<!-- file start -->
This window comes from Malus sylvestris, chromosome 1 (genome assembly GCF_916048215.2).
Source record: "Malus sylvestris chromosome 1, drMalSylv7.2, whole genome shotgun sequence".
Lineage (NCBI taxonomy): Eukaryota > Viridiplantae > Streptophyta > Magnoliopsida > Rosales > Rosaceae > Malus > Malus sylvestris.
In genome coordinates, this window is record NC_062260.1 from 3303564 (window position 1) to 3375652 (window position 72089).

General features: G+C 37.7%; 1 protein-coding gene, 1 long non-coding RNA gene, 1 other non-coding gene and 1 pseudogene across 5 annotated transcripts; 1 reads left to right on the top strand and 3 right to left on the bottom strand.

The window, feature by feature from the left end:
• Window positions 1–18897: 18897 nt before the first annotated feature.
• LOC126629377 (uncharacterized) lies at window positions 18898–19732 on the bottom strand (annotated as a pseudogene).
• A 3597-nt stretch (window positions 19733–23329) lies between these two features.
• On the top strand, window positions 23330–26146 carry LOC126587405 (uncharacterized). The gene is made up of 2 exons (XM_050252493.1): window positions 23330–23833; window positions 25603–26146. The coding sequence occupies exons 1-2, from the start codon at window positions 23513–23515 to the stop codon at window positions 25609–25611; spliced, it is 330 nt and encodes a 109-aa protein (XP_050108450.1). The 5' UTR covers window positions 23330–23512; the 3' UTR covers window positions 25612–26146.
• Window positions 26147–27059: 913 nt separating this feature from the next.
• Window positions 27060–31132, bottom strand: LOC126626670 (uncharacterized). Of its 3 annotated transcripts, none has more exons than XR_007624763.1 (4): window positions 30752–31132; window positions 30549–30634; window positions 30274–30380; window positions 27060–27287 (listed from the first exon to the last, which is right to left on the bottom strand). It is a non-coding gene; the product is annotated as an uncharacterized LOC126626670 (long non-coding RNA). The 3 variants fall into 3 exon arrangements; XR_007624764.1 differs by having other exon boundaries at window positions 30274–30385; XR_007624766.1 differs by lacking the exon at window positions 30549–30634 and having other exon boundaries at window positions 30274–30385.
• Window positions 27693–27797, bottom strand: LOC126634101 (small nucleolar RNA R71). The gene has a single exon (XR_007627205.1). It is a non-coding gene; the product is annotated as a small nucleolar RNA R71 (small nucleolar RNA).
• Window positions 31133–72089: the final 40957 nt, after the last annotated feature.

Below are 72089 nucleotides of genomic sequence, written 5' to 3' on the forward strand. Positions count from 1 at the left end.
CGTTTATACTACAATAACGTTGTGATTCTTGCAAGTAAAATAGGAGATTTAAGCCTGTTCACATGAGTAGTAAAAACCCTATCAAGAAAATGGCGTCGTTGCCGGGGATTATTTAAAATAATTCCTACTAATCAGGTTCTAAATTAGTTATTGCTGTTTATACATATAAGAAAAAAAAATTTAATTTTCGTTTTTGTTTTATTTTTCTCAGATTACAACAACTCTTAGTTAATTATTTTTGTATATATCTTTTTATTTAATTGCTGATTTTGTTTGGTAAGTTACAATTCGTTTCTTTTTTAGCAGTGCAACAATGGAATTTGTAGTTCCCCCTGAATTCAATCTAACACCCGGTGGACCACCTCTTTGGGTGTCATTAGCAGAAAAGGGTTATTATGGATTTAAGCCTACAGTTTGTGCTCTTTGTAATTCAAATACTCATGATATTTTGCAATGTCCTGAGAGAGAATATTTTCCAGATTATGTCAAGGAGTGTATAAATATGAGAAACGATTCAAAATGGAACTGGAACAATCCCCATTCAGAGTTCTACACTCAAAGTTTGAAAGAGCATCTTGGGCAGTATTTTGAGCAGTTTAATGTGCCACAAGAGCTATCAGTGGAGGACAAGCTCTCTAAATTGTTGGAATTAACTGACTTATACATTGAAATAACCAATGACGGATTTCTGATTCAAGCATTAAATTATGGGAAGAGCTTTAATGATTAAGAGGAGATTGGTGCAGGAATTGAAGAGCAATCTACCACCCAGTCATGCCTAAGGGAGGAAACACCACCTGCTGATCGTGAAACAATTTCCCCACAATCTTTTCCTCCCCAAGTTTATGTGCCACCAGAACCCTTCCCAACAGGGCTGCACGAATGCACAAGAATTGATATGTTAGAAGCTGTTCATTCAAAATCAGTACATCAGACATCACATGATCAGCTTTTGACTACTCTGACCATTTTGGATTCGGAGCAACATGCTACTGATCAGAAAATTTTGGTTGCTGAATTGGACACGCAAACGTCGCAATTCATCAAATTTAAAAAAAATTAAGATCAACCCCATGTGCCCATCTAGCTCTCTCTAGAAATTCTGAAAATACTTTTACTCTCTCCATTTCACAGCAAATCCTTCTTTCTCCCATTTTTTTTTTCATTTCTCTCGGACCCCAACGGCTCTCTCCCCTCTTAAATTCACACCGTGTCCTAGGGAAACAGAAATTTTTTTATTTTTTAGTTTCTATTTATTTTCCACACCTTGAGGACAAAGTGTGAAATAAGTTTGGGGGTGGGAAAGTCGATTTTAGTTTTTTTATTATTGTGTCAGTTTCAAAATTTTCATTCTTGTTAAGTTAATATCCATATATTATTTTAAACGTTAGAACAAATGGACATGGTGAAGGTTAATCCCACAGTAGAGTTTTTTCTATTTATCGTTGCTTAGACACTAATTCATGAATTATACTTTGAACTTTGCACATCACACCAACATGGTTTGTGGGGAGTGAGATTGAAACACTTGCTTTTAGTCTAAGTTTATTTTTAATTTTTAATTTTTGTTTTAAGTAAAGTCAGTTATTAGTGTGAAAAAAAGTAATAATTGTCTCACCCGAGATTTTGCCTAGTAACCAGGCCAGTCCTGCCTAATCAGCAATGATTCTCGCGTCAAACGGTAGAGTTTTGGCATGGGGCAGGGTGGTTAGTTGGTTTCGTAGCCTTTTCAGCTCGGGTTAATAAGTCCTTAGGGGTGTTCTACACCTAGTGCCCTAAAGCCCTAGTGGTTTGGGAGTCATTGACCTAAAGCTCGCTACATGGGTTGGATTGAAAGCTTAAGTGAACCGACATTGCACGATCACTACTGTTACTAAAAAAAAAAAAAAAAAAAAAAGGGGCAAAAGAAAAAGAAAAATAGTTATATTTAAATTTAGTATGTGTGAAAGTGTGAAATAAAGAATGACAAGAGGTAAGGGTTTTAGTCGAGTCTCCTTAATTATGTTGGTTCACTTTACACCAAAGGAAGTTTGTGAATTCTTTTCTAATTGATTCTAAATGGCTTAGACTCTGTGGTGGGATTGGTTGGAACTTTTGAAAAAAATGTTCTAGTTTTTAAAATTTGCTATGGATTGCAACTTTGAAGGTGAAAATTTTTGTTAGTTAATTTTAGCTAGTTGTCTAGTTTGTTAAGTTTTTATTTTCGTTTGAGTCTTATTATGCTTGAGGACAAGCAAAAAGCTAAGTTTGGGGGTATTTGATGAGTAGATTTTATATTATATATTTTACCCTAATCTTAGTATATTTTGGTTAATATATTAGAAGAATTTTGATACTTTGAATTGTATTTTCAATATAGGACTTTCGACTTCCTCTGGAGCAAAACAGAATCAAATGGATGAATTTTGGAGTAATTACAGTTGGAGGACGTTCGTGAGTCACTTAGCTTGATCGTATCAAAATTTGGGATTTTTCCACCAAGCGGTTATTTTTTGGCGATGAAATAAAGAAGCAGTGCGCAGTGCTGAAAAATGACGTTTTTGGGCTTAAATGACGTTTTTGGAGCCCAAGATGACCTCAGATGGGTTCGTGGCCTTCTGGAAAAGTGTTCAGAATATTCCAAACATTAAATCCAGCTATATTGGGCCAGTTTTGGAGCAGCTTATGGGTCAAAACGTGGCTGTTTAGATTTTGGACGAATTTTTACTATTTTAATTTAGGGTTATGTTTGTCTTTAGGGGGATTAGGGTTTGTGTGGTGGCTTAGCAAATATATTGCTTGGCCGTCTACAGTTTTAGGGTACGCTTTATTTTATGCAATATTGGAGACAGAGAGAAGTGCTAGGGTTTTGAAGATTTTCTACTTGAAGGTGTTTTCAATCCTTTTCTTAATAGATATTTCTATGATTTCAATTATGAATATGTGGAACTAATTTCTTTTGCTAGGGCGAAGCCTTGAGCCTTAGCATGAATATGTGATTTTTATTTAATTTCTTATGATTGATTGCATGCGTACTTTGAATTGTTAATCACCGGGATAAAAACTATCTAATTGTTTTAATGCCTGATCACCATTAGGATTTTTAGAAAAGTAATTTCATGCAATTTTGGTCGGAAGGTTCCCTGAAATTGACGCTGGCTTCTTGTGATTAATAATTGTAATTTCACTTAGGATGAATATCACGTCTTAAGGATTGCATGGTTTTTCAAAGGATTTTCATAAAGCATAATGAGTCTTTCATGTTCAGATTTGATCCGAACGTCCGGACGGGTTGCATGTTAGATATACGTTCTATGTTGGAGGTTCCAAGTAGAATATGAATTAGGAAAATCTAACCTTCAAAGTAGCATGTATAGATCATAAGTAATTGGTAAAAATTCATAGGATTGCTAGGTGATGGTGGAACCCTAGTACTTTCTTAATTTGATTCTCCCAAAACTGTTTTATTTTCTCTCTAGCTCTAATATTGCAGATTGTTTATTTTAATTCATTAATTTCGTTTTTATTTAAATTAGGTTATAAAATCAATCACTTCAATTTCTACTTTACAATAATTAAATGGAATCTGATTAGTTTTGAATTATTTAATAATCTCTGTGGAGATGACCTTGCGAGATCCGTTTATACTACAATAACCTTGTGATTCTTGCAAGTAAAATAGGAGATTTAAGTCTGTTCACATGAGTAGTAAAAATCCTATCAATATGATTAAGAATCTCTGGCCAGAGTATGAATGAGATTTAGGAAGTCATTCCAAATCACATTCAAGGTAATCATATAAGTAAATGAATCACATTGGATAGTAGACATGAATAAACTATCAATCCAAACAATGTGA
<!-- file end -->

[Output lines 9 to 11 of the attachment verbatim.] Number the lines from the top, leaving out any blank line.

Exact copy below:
• A 3597-nt stretch (window positions 19733–23329) lies between these two features.
• On the top strand, window positions 23330–26146 carry LOC126587405 (uncharacterized). The gene is made up of 2 exons (XM_050252493.1): window positions 23330–23833; window positions 25603–26146. The coding sequence occupies exons 1-2, from the start codon at window positions 23513–23515 to the stop codon at window positions 25609–25611; spliced, it is 330 nt and encodes a 109-aa protein (XP_050108450.1). The 5' UTR covers window positions 23330–23512; the 3' UTR covers window positions 25612–26146.
• Window positions 26147–27059: 913 nt separating this feature from the next.